Sunday, December 8, 2013

Ode to the Dinner Conversation

            Yes, I see you there, friend of mine. Your cell phone is not your fourth utensil, so why are you sitting it right there on the corner of your napkin?  Are you expecting an incredibly important call in the next 30 minutes while we’re out to lunch? Is it a life or death situation, or are you just checking every five minutes to see who liked your latest Instagram post?
            Put your phone away.
            I see it nearly every time I’m out to eat, even once or twice on dates! Young adults literally can’t be separated from their phones, even for the 30 minutes it’ll take them to sit and eat. Maybe I was the only one reprimanded by my parents for texting at the dinner table. Maybe your parents were hip, cool parents who said, “By all means, text away! I didn’t want to hear about your day anyway.” But that’s not me. And yes, I do mind if you’re texting while I’m trying to talk to you.
            It’s just rude. Call me crazy, call me old-fashioned, call me a grandma, whatever. It’s rude. If I wanted to eat by myself while you’re off on your own texting about something that’s apparently more important than my company, I would have stayed at home. Probably would have cost less anyway. I don’t eat out at restaurants or spend $10 on a sandwich because the food is really that much better. I do it for the experience. I do it so I can sit down and talk with whoever I’m at a meal with. But if she’s on her phone the whole time, how am I supposed to talk to her?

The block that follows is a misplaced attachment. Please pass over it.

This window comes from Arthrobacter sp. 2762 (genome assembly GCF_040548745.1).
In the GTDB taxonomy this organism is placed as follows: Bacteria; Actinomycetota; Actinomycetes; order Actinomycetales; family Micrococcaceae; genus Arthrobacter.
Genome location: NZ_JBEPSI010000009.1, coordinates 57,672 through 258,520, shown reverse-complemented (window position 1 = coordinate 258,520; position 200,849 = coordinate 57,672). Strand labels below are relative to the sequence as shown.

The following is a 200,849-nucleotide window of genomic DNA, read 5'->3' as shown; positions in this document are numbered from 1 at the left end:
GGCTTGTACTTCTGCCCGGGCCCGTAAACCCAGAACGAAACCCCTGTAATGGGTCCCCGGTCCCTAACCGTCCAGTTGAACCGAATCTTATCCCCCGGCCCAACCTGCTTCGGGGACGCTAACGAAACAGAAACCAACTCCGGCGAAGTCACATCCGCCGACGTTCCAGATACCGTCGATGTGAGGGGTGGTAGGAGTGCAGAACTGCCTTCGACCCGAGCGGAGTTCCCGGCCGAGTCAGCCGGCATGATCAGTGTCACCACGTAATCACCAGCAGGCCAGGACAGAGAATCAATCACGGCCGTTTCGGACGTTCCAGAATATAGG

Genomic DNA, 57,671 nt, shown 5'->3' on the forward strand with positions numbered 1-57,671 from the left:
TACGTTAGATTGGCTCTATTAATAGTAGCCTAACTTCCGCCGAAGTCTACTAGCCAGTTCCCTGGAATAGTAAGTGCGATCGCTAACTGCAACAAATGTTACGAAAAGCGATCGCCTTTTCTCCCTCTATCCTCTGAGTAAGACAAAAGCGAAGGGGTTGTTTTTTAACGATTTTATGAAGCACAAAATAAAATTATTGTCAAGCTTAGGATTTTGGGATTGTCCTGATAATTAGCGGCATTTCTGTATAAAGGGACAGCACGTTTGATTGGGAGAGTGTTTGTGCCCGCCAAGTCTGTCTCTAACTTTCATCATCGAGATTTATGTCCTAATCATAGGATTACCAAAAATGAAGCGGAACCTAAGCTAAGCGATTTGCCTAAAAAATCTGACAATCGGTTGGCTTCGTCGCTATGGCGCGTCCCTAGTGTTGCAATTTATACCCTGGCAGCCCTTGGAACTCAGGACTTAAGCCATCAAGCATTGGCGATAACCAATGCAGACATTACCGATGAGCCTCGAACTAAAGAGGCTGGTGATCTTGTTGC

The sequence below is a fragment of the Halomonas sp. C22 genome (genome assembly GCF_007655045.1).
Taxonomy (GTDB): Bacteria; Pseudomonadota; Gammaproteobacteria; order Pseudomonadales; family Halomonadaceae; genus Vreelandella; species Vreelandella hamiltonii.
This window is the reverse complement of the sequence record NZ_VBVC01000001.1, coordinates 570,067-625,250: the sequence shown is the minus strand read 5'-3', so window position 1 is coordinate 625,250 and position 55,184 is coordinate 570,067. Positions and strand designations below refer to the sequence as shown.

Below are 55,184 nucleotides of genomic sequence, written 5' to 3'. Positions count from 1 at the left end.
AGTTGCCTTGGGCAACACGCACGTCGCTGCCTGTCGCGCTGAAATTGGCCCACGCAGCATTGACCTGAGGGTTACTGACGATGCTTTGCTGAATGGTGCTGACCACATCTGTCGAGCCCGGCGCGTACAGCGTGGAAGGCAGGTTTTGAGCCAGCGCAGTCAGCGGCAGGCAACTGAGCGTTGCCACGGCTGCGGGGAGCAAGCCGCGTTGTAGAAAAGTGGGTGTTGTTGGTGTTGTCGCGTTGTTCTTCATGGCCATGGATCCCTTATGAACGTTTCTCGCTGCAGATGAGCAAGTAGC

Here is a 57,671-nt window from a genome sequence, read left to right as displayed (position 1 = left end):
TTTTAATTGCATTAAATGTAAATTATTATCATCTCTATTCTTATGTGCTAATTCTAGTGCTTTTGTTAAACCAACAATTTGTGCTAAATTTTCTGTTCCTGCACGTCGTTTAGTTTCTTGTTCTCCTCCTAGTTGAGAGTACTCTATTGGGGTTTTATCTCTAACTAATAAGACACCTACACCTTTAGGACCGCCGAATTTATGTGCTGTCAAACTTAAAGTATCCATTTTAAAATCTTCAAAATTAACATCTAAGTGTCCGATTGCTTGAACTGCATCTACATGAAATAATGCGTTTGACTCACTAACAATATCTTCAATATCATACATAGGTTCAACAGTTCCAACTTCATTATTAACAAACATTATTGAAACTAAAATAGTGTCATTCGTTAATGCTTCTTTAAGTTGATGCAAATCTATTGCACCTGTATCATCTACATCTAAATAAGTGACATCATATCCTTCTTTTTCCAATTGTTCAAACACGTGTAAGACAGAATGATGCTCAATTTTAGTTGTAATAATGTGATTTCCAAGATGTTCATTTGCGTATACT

Ok, yes, I’m being a bit rant-y. But that’s just how I was raised. You don’t text at dinner. In fact, you don’t bring your phone to the table. That was a sacred time to sit, to talk, the only real time I got with my family where everyone was truly attentive to each other. And now, millennials are connected to their phones in a way I just can’t comprehend. Did you know that 64% of young adults ages 18-29 have admitted to falling asleep with their phones in their bed? Researchers have compared young adults’ addiction to cell phones to alcoholism and substance abuse.

            I like my cell phone as much as the next person. It’s a great way to distract myself on the bus ride home or to schedule the next day’s meeting. But when you’re out at a meal? Just leave it in your bag. I promise, you’re probably not going to miss anything life-changing if you just put it away for one meal. Just talk to the person you’re with. That’s why you went out in the first place, isn’t it?

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